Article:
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The most common cause of pain in people with sickle cell disease is the sickling of red blood cells. When your child’s body is exposed to certain conditions, red blood cells containing hemoglobin S can become banana-shaped, hard, and sticky. These conditions can include:
As the hemoglobin releases oxygen, it causes the red blood cells to change from a normal round shape to an abnormal banana shape. This is also called a sickle shape.
The sickle-shaped red blood cells will stick together. They will clog tiny blood vessels and slow the delivery of blood and oxygen to the tissues.
Pain happens when the body’s tissues do not get enough oxygen. This is called an acute vaso-occlusion or pain crisis.
Keep in mind that your child may have pain that has nothing to do with sickle cell disease. Like everyone else, your child can get headaches, sprains, and other aches and pains that have nothing to do with sickle cell disease.
Pain crises (acute vaso-occlusive crisis) are the most common complication of sickle cell disease. The pain from this crisis is different from:
Pain related to sickle cell disease can happen at any time. Pain crises can keep your child from daily activities, like family time, meals, or school.
You can help your child manage mild to moderate pain at home. Severe pain needs to be treated by healthcare staff. Your child may need to be admitted to the hospital for pain control.
If your child is having a pain crisis, it’s important to get it treated as soon as you can. Treatment can reduce or control pain.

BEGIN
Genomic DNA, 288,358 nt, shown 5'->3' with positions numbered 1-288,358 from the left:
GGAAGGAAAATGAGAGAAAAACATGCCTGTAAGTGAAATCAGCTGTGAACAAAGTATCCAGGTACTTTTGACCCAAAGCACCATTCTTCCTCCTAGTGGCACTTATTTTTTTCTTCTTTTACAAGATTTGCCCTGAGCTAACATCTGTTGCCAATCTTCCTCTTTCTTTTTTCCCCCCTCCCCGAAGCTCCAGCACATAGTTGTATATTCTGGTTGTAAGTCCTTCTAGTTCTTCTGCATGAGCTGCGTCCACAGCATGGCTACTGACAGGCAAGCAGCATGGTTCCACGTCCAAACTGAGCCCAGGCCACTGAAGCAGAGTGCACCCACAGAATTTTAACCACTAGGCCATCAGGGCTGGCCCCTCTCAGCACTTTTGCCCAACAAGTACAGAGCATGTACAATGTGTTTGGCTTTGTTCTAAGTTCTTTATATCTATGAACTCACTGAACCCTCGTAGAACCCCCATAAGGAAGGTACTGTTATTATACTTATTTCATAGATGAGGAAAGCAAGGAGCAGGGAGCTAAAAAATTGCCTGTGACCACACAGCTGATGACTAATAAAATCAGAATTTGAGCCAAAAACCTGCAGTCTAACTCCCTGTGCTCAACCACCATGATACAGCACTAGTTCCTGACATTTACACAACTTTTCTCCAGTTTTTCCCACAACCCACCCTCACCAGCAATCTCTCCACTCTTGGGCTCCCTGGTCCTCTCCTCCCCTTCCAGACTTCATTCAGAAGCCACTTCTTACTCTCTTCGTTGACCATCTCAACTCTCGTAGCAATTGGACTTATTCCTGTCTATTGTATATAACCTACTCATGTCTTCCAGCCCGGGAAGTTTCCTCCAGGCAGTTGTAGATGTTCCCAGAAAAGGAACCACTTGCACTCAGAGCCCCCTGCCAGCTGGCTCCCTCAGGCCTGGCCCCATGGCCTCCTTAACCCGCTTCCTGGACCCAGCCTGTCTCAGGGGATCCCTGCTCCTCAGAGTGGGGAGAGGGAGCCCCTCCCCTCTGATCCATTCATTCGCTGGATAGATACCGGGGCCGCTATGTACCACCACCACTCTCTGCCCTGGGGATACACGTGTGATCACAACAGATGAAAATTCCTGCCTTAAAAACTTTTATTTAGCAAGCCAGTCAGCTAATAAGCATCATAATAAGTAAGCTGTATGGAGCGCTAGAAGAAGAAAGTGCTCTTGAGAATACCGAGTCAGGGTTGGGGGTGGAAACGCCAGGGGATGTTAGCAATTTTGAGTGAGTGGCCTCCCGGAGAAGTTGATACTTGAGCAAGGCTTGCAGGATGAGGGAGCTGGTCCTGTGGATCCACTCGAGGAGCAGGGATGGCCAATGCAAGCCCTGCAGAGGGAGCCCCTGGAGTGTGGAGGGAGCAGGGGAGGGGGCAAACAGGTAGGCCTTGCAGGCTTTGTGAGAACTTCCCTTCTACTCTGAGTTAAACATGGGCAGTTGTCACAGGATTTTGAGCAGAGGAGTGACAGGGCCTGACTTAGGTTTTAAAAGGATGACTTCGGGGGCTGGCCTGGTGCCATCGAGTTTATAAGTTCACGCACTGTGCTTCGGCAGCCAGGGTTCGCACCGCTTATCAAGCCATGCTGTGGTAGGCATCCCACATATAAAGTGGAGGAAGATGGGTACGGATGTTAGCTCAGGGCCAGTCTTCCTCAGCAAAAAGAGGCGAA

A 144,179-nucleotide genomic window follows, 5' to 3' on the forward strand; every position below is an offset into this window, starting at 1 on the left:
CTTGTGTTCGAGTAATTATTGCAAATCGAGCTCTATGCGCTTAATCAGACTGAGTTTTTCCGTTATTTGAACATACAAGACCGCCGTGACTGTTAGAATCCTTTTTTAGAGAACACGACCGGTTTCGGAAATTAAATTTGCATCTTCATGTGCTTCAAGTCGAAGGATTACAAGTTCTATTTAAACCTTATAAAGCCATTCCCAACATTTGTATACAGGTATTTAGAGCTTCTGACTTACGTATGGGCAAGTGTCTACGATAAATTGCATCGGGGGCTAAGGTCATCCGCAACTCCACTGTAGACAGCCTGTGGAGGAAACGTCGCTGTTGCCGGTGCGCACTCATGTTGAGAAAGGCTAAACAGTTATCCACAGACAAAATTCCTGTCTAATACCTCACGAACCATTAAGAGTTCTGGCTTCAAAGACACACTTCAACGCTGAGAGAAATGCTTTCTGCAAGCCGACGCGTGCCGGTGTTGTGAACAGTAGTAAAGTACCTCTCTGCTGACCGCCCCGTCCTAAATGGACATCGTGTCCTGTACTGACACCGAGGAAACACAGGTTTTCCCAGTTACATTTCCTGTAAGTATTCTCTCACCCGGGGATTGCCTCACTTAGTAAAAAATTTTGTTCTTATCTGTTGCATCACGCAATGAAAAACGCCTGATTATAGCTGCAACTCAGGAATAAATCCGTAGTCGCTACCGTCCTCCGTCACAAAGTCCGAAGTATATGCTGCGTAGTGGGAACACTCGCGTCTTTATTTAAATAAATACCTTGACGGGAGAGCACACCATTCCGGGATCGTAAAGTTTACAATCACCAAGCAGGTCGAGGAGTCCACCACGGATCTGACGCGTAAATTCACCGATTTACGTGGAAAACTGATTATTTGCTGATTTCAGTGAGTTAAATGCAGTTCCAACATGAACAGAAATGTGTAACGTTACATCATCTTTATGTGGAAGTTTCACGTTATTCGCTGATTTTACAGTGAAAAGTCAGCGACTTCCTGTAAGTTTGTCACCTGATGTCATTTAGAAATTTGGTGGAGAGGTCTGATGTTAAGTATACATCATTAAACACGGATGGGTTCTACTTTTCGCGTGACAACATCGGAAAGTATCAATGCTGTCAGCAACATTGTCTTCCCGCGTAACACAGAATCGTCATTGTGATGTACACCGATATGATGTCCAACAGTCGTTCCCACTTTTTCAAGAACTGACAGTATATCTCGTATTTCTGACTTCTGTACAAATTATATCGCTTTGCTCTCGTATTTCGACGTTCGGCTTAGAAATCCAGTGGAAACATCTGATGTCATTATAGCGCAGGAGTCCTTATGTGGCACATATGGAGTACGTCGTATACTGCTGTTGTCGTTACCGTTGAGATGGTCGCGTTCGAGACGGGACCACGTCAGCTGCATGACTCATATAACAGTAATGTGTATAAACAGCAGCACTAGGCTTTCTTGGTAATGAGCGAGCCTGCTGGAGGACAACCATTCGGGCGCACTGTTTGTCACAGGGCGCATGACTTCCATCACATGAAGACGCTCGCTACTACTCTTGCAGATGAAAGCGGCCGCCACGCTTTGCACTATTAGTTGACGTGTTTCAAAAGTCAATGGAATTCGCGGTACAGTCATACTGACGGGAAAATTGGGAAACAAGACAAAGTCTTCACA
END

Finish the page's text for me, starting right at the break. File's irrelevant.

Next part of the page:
Acute pain crisis is the most common type of pain. It is unpredictable, comes on suddenly, and can occur without reason.
Pain severity varies, too. It could be mild, or it could be severe and debilitating. The pain can go from one part of the body to another part.
Acute pain can last for several hours to a few days. If your child has other health problems from sickle cell disease, the pain crisis can last for weeks.
Chronic pain is pain that is experienced on most days and lasts for 6 months or longer. It normally becomes more severe as people get older. More than 50% of adults with sickle cell disease experience chronic pain.
Assessing pain in sickle cell disease
When assessing acute and chronic pain, your child’s care team will want to know:
Your child will be asked to rate the pain on a pain scale if they are able. You can learn more about how your child’s care team measures pain here.
Pain treatments work differently for different people.
These tips can help you ensure your child is taking their prescribed medicines safely:
If the pain cannot be controlled or is severe, call your child’s care team.
Here are some things you can try with your child when they are dealing with pain. These techniques are not a substitute for pain medicine. But they can help the pain medicines work better.
|Technique||How it works||Examples|
|Reframing/ Thought Stopping||
Contact your child’s care team if you have questions about pain.
Reviewed: August 2022